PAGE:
expenditure in the administration of public affairs as a necessary and most
effective means of bringing about a reduction In the burden of taxation now
imposed on the country, has resulted in many suggestions beiug advanced
which are hopelessly impracticable, because, In the final analysis. II would be
found that the losses sustained Ihrough Inefficiency would moro than offsei any
savings effected through such false economy.
Other suggestions have been made which are deserving of close and careful sludy ns they are seemingly designed to effect real economies without In
tho slightest degree prejudicial!} affecting any public policy or service. One
such suggestion, which has round favor in many quarters, ls that the membership of the Dominion Parliament and of the several Provincial Legislatures
be reduced. The fact lhat Canada is notoriously over-governed is strongly
urged as a reason for such reductions.
Some people have also advocated the union of the three Maritime Provinces inlo one Province with .one Legislative Assembly, and the same sug-
gestlon has been advanced regarding the three Prairie Provinces. There is
also a strong body of publlr opinion in favor of the abolition of the Senate.
While It would lake a long time to bring aboul lhe union of these .groups
of Provinces, or to secure tho abolition of the Senate, If, indeed, these things
ate desirable or feasible, Ihere can be little doubt but that no dire results
would follow a reduction in the membership of Provincial Legislatures. On
the olher hand, substantial reductions in expenditure could be effected thereby.
According to the last figures available, Ontario has a Legislative Assembly of 111 members; Quebec maiutalns a Legislative Council of 21 members
appointed for life and a Legislative Assembly of Ha members, a total of 109;
Nova Scolia also hns two chambers, u Legislative Council of 21 and an Assembly of IIS; New Brunswick's Assembly consists of 48; Prince Edward Island has 30i Manitoba, 55; British Columbia, -17; Alberta, 5.8; and Saskatchewan, (ill. This makes a grand total of 570 members lo direct lhe machinery of Iegislaiion in the nine Provinces. A reduction of anywhere from fifty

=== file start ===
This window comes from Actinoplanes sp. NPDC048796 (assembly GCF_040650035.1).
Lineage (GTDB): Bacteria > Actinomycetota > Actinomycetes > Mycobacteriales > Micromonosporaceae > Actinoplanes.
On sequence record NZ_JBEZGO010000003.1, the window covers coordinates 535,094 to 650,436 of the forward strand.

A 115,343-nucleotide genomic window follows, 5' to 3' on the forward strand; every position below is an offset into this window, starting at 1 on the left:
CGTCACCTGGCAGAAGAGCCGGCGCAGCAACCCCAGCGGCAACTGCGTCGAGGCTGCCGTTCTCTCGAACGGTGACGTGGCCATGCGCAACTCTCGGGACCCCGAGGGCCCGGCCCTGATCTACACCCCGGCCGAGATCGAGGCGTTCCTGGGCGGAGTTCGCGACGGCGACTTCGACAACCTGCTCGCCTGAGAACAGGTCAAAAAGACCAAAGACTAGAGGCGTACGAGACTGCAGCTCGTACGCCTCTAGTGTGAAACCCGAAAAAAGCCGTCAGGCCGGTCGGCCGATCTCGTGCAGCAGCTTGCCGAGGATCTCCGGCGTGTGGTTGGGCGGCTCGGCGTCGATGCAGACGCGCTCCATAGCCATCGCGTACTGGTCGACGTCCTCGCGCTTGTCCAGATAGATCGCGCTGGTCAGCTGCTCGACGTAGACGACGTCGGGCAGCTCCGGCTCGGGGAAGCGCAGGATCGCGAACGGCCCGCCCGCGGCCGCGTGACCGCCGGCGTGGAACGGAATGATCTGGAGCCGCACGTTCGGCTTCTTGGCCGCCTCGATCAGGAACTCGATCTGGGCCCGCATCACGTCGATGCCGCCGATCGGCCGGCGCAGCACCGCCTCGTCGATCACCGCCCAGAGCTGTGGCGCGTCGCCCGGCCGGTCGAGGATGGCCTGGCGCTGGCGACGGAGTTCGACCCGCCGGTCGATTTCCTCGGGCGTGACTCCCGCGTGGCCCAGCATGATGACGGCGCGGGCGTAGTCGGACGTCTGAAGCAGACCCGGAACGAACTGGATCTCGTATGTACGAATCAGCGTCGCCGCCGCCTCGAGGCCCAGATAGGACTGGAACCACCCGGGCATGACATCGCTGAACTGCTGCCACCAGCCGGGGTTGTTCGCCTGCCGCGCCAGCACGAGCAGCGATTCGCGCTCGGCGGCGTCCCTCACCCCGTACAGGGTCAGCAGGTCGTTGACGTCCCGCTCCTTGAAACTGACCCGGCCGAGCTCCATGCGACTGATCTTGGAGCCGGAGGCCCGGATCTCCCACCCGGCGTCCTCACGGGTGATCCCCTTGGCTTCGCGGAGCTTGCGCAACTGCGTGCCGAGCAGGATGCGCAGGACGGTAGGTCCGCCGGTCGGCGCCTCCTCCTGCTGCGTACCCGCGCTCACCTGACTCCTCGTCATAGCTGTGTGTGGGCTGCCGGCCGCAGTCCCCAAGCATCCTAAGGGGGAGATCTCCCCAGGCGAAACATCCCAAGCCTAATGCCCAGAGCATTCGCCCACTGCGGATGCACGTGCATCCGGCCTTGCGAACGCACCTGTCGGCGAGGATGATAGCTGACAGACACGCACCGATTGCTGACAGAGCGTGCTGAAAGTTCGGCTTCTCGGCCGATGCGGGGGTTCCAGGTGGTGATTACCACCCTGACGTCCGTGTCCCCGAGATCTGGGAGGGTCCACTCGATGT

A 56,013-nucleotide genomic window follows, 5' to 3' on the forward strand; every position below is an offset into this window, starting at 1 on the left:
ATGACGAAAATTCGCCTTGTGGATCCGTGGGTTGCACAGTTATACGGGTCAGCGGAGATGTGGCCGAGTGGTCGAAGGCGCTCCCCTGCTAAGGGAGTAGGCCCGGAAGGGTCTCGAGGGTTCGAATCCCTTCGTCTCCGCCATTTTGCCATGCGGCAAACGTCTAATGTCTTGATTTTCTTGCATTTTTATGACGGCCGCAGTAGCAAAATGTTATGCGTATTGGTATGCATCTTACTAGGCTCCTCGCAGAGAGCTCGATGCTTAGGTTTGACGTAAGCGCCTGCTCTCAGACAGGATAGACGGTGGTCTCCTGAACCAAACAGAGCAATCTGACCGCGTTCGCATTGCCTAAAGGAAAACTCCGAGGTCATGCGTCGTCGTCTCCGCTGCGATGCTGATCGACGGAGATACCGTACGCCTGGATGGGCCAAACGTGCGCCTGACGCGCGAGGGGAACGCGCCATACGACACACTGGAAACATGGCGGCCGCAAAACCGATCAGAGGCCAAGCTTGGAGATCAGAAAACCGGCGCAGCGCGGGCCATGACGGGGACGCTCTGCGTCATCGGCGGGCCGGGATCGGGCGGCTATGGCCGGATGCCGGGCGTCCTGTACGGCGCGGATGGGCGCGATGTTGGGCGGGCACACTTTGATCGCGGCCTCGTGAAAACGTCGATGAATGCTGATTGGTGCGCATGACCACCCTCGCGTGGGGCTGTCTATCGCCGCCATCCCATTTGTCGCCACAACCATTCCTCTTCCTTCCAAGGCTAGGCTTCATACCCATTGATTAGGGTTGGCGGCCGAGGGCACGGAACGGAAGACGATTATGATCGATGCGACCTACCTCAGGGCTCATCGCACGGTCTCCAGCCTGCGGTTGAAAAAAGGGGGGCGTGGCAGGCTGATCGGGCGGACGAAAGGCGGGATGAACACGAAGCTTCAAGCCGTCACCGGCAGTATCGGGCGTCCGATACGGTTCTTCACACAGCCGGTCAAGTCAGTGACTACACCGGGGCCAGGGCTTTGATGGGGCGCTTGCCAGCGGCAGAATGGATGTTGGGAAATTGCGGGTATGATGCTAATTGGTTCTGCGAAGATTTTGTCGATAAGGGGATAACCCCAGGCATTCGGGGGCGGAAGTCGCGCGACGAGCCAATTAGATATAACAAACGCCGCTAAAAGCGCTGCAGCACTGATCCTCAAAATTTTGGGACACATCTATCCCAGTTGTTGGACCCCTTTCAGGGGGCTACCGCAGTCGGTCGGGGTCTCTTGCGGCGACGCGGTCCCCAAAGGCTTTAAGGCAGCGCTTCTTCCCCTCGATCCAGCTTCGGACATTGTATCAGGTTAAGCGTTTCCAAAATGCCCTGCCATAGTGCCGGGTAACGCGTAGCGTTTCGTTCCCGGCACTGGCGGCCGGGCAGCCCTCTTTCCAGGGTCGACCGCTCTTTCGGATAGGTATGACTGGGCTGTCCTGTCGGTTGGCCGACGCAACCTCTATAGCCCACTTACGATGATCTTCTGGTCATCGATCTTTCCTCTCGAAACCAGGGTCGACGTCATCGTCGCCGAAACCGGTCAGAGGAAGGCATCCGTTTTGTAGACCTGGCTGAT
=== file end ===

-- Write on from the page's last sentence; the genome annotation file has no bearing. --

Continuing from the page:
to one hundred could be made with benefit to all concerned, except the members whose seats would be wiped oul.
In llils connection li Is encouraging lo recall that at the recenl session
of the Saskatchewan Legislature ti resolution was presented by a private
member, but a Government suppottc-r, in favor ot a reduction In the membership of ll.e Assembly from Iii! lo 50, such reduction to be made in the next
Redistribution. An nmendmenl was offered by iwo other Government supporters favoring a reduction In membership, but not specifying tlie exact
number of seats to be retained. This amendment received lhe support of
the cabinet ministers and was unanimously adopted by lite Assembly. It is
likely, therefore, thai Saskatchewan will lend the way la the near future towards smaller Legislatures.
Our present unduly large Leglslallve bodies is lhe direct result of lhe
policy of nearly all Governments on the eve of an appeal lo the electorate
bringing down new Redistribution measures providing for a re-arrangement
of constituencies in view of changing population, and In so doing It was always more popular lo provide for Increased population in certain districts by
creating new constituencies than to wipe out a constituency or unite three
into one where the population had decreased or remained stationary. Thus,
step by step, and almost unnoticed, our Legislatures have grown Into unnecessarily large bodies.
Not only It ls high lime thai llils practice Was discontinued, bul there Is
real need for drastic nclion lo correct the mistakes of the past, and bring lhe
membership of the several Legislatures down to a number more nearly approximately actual requirements and needs. To accomplish this reform ls
qutto simple, because tho Provlhces have the power in their own hands to
il, lermiiie ihe si/,-.- of their Legislatures.
The problem is not quite so easy of accomplishment In the ease of the
Dominion Parliament, which consist of 90 Senators and 2:13 members of ihe
House of Commons. Membership in the Senate Is fixed and ls not likely to
be Increased, lim ihe number ot Commoners is bound io steadily Increase
under lhe provision ol Hie UNA. Aei which stipulates that Quebec shall always have or, members and Hint all other Provinces shall be represented according lo their population al the same ratio that 05 hears lo the population
of Quebec,
Tills proviso hits not, in the past, resulted In any very rapid Increase in
membership as is indicated by ihe fact that at Confederation the number of
members was IsI to,- ihe four Provinces of Ontario, Quebec, Nova Scotia and
New Brunswick, Hven as late as 1905, prior to Hie creation of Hie Provinces